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December 06, 1988 - Image 20

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The Michigan Daily, 1988-12-06
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10 U. THE NATIONAL COLLEGE NEWSPAPER

Life And Art NOVEMBER/DECEMBER 1988

NOVEMBER/DECEMBER 1988. Dollars And Sense

U- THE NATIONAL COLLEGE NEWSPAPEF

'Singing' guitar,
steady backing
fuel Cray band
by Will Renshaw
Kentucky Kernel
U. of Kentucky
It takes a great deal of talent, convic-
tion and emotion to make a guitar talk.
It takes even greater talent to display
this musical voice within a solid, prog-
ressive and believable package. Robert
Cray's latest effort, Don't Be Afraid of
the Dark, while faltering in some areas,
shows strength in all of the above.
Cray's music has gone from a faithful
following of traditional blues in the ear-
ly 1970s, while working with artists like
Johnny Copeland and Albert Collins, to
blues with a progressive feel. Only occa-
sionally has he turned out a commercial
package.
On Don't Be Afraid of the Dark, Cray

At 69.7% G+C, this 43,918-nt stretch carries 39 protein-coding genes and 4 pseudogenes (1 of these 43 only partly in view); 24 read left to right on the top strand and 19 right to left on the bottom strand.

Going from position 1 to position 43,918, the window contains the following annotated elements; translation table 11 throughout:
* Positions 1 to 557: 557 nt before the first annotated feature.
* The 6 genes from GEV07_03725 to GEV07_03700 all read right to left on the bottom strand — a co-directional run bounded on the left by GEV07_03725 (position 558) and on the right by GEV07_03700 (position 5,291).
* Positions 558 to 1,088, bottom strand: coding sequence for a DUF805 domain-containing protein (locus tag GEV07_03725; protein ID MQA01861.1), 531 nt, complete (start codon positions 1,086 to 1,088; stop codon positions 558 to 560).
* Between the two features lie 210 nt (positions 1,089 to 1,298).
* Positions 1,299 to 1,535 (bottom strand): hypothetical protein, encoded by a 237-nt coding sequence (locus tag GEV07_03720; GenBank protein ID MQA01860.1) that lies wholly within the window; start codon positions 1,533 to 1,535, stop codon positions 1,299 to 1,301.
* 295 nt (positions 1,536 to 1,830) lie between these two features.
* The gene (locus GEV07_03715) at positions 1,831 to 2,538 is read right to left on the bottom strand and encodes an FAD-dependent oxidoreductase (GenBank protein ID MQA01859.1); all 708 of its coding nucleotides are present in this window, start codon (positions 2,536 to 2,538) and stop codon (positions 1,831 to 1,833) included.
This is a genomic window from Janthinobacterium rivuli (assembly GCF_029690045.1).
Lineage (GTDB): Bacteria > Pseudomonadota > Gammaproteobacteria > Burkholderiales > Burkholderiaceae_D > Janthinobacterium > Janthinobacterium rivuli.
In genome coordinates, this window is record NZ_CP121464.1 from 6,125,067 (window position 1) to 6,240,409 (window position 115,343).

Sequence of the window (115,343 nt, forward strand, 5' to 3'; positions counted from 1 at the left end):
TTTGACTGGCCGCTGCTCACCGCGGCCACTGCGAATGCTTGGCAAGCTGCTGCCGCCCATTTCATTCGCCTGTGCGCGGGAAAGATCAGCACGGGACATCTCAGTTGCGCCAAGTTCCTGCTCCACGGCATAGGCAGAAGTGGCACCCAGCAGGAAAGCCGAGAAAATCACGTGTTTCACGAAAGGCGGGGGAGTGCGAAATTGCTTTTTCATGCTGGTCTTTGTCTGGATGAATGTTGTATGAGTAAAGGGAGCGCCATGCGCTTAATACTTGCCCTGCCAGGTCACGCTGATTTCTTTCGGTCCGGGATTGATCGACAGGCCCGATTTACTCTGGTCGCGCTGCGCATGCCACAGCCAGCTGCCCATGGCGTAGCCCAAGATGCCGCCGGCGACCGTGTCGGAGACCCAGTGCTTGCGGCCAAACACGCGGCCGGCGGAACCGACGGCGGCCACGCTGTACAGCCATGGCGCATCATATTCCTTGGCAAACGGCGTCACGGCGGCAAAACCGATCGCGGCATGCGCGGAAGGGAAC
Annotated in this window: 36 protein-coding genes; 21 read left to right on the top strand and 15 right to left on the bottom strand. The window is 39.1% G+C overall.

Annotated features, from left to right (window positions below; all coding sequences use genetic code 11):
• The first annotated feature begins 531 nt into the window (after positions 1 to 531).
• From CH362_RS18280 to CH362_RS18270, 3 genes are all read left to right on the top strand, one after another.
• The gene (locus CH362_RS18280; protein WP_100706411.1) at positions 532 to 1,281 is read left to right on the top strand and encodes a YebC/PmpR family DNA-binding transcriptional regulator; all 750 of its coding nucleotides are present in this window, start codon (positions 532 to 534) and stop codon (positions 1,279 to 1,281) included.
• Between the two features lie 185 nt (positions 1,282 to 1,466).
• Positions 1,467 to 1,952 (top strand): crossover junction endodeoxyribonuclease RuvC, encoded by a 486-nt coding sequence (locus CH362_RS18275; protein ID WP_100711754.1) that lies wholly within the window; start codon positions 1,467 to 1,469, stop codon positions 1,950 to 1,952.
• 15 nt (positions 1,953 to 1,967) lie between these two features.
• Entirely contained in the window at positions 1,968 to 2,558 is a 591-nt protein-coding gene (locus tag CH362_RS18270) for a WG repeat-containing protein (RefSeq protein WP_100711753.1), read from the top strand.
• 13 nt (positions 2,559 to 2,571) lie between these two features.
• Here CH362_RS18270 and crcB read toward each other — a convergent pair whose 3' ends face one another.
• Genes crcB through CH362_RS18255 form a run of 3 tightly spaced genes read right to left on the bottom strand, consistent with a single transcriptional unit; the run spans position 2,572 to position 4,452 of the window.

pushes his vocals far beyond the limits
set on 1986's Strong Persuader. He
sports a dynamic range, but more im-
portantly, he shows an intense emotion-
al quality, producing vivid images of
pain and pride on which the majority of
the album's lyrics focus.
A second quality is more extensive
use of his band as a cohesive unit and
not simply as a backup team. Cuts such
as "Laugh Out Loud" and "Across the
Line" feature not only Cray's rhythm
playing but also the talents of keyboar-
dist Peter Boe and bassist Richard
Cousins.
One aspect that has not changed,
however, is Cray's lyrical guitar techni-
que. Every solo on Don't Be Afraid of the
Dark is an emotional voice of the past
and a charismatic statement for the fu-
ture of blues guitar.

McFerrin's voice does it all

'by Jett Castle
N The Gamecock
U. of South Carolina
One man can be a whole band - if
that man happens to be Bobby
McFerrin.
On his new album, Simple Plea-
sures, McFerrin uses no drums, no
guitars, no brass section, not even a